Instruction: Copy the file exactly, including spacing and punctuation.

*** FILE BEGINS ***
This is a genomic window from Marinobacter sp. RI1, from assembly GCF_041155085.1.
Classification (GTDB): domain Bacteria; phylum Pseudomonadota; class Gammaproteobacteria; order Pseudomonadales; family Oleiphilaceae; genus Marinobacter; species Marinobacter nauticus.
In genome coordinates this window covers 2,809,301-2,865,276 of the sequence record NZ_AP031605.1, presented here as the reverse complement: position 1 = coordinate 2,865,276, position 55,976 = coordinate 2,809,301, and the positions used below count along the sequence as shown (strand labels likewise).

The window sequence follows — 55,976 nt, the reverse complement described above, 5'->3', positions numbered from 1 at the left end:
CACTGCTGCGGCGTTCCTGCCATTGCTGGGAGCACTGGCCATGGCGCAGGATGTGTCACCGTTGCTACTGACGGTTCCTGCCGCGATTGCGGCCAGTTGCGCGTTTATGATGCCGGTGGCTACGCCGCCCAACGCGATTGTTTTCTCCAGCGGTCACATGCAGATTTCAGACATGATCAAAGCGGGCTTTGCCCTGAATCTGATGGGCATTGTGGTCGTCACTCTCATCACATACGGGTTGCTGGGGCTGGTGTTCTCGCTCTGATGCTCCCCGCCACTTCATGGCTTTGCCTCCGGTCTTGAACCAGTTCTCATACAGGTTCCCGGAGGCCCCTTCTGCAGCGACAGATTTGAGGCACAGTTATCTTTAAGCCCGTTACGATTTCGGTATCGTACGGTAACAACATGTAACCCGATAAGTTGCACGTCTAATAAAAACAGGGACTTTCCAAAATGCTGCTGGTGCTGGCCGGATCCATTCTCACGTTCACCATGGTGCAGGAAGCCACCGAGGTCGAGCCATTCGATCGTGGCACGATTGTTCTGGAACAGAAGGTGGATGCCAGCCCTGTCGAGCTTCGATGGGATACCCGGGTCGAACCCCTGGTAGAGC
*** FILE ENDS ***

This is a genomic window from Marinobacter sp. RI1, from assembly GCF_041155085.1.
Classification (GTDB): domain Bacteria; phylum Pseudomonadota; class Gammaproteobacteria; order Pseudomonadales; family Oleiphilaceae; genus Marinobacter; species Marinobacter nauticus.
In genome coordinates this window covers 2,809,301-2,865,276 of the sequence record NZ_AP031605.1, presented here as the reverse complement: position 1 = coordinate 2,865,276, position 55,976 = coordinate 2,809,301, and the positions used below count along the sequence as shown (strand labels likewise).

The window sequence follows — 55,976 nt, the reverse complement described above, 5'->3', positions numbered from 1 at the left end:
CACTGCTGCGGCGTTCCTGCCATTGCTGGGAGCACTGGCCATGGCGCAGGATGTGTCACCGTTGCTACTGACGGTTCCTGCCGCGATTGCGGCCAGTTGCGCGTTTATGATGCCGGTGGCTACGCCGCCCAACGCGATTGTTTTCTCCAGCGGTCACATGCAGATTTCAGACATGATCAAAGCGGGCTTTGCCCTGAATCTGATGGGCATTGTGGTCGTCACTCTCATCACATACGGGTTGCTGGGGCTGGTGTTCTCGCTCTGATGCTCCCCGCCACTTCATGGCTTTGCCTCCGGTCTTGAACCAGTTCTCATACAGGTTCCCGGAGGCCCCTTCTGCAGCGACAGATTTGAGGCACAGTTATCTTTAAGCCCGTTACGATTTCGGTATCGTACGGTAACAACATGTAACCCGATAAGTTGCACGTCTAATAAAAACAGGGACTTTCCAAAATGCTGCTGGTGCTGGCCGGATCCATTCTCACGTTCACCATGGTGCAGGAAGCCACCGAGGTCGAGCCATTCGATCGTGGCACGATTGTTCTGGAACAGAAGGTGGATGCCAGCCCTGTCGAGCTTCGATGGGATACCCGGGTCGAACCCCTGGTAGAGC